Overseas recruits’ English exam: a proper safety check or red tape?

The director of workforce at a trust that struggles to recruit nurses from outside the European Union because many fail to pass the required English test decided to sit the exam himself.

Thomas Simons of East and North Hertfordshire NHS Trust wanted to understand the challenges faced by health professionals abroad who want to work in the UK.

Prospective UK registrants boost their chances with language training so they can achieve the required score on the IELTS exam

Picture credit: Alamy

The International English Language Testing System (IELTS) exam is used by the Nursing and Midwifery Council to ensure nurses trained outside the EU have the language skills necessary to communicate and practise safely in the UK.

Prospective registrants must complete the academic version of the test, scoring at least seven in the listening and reading categories and the same in the writing and oral sections.

A minimum overall score of seven out of nine is required by the regulator for non-EU trained nurses before they even apply to be registered. From January this year EU-trained nurses could begin to use the same test score as evidence their English is up to standard.

Nursing is now on the shortage occupation list and the Migration Advisory Committee said last month that the profession should stay on the list because of national shortages.

However employers are concerned the threshold required by the NMC is too high and that the health service is missing out on vital nursing talent.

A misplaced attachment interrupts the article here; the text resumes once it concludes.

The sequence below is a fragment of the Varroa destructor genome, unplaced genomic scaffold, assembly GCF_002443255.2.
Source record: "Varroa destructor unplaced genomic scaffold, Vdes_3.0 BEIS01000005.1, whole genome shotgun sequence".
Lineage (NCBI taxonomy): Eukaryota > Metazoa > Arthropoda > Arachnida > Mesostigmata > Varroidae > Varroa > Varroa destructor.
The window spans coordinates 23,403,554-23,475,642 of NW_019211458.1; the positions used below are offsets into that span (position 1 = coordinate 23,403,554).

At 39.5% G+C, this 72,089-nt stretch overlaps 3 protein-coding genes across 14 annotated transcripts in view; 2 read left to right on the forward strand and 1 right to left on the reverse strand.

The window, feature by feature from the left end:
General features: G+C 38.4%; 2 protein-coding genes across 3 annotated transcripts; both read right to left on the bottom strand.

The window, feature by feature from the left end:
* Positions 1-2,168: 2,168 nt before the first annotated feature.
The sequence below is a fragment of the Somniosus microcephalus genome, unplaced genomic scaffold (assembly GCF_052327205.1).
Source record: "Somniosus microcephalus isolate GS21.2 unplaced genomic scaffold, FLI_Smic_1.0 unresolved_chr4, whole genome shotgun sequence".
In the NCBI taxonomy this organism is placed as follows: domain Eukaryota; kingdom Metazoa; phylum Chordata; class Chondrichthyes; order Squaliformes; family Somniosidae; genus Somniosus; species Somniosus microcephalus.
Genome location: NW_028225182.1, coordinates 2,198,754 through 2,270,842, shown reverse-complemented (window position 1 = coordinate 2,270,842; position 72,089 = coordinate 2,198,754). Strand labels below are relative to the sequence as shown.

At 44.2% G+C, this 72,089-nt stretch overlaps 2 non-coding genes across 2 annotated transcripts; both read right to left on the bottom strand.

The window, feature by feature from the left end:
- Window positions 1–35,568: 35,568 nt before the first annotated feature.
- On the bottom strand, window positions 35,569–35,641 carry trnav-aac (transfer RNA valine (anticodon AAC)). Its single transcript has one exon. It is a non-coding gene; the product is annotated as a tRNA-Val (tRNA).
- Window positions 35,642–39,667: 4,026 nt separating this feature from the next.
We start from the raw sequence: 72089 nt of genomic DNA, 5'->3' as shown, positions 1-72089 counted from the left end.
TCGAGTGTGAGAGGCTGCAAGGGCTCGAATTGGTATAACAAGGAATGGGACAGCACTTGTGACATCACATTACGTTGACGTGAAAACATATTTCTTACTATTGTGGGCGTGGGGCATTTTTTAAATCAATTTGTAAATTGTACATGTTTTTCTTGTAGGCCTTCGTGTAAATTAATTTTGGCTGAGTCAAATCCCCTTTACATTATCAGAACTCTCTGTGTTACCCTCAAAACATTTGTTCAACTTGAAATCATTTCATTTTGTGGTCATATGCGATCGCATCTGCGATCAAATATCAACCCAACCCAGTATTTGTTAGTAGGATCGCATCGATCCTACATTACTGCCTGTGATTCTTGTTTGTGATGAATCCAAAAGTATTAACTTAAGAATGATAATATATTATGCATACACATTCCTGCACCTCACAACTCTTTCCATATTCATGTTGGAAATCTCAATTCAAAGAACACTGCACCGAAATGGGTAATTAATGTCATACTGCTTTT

Mr Simons wrote to the NMC with a number of suggestions for tailoring the system to make it easier to recruit from abroad. One of his ideas is lowering the pass mark to 6.5.

Trust representatives have been recruiting in the Philippines and the organisation is helping 140 nurses waiting to work in the UK with their language skills so they can achieve the required score.

‘I wrote to the NMC outlining concerns I had about how the IELTS was being applied to overseas nursing recruits,’ Mr Simons explains.

‘In doing this, I sat the test myself to understand the challenges our colleagues recruited from other countries faced.’

Mr Simons found parts of the reading test unnecessarily complex and felt the listening test was too complicated, with questions having little relevance to nursing (see box).

Sample question from the IELTS academic writing test

You should spend about 40 minutes on this task.